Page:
It seems like all the major social platforms are working day and night to copy each other’s features. Lately, it seems they all have their sights set on the newly-public Snapchat, who launched their stories feature ages ago. Instagram soon followed, and this week the mighty Facebook is launching a story feature.
Stories are not a new concept – users can now post images, videos, and more to a “story” as opposed to their news feed. These are intended to be ephemeral, lasting a few hours or a day, and then the disappear. Users can send these to all their friends, or like Snapchat and Instagram, direct them a specific user.
Facebook will allow drawing, stickers, and more to be added to photos. Facebook’s spin on the story will include a feature they are calling “masks,” which is a lift of Snapchat’s filters feature. Snapchat’s filters are fun but they have some pretty serious science behind them. Here are a few examples of masks Facebook will ship:
As you can see, they will be heavily advertiser focused. In the example above, you can see an Aliens move tie-in, Minions, and Guardians of the Galaxy. These IPs all have new movies coming out this summer. After all, Facebook is an advertising company, first and foremost.
Here’s what I thought when I saw this news this morning. If every platform and tool has an ephemeral stories feature, then none of them do. My time is limited, and now I have to think about what platform I should or need to post my stories on. None of them? All of them? Where do I reach the most amount of people?
For example, for some reason, I have a huge following on Snapchat. Literally tens of thousands. I post stories there and they do well with many views. Now, with Facebook launching stories, will that audience erode? Do I have to post the same content on Facebook where I reach less people, or do I focus my limited energies on the platforms where I already have brand value?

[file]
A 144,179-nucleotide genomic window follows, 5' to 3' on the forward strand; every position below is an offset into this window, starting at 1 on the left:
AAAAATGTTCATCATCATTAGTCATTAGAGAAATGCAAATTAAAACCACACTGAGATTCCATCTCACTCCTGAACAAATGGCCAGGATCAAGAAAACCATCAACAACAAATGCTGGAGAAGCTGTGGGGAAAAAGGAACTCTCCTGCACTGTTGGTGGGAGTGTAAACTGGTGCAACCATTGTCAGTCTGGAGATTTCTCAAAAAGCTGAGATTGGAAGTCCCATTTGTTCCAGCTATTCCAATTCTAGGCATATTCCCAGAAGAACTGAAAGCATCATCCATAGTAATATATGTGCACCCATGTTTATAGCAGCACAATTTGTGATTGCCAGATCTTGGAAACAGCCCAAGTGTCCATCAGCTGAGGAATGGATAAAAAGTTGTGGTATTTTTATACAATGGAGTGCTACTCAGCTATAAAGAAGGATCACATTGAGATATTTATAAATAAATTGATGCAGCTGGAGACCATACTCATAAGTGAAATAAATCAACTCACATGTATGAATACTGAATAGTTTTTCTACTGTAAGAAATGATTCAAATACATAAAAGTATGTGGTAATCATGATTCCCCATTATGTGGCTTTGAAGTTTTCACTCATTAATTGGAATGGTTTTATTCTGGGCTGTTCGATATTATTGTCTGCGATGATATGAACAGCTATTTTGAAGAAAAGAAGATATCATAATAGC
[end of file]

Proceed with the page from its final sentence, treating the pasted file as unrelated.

And that’s me as an individual. This is going to add a whole new layer of complexity for brands, institutions, and companies. They will need to decide where it makes sense for them to spend their time and resources to reach their key audiences as well. The Verge says this:
Where to post your daily story now becomes a daily concern for a certain subset of youngish, social media-savvy people. Facebook says stories belong everywhere that people are talking online, but what if the format is a fad? And what if forcing it on users across its entire family of app leads to a general fatigue with the idea? The company says each of its apps has a distinctive audience, and I believe it. But there’s also plenty of overlap. There’s a risk here that Facebook’s mania for stories will be interpreted as overkill by its users, and the feature will ultimately fade into the background. (This happened with live video!)
This stories war has the potential to also create confusion among users. If Facebook puts a large amount of attention and advertising around the Stories feature, will that slowly decrease the amount of news feed posts people and brands are doing? Will brands want to spend money to promote their posts to news feeds if the traffic isn’t there to see it?
Personally, I’m all for stories if it stops people posting freebooted videos and “inspirational” quotes on their news feeds.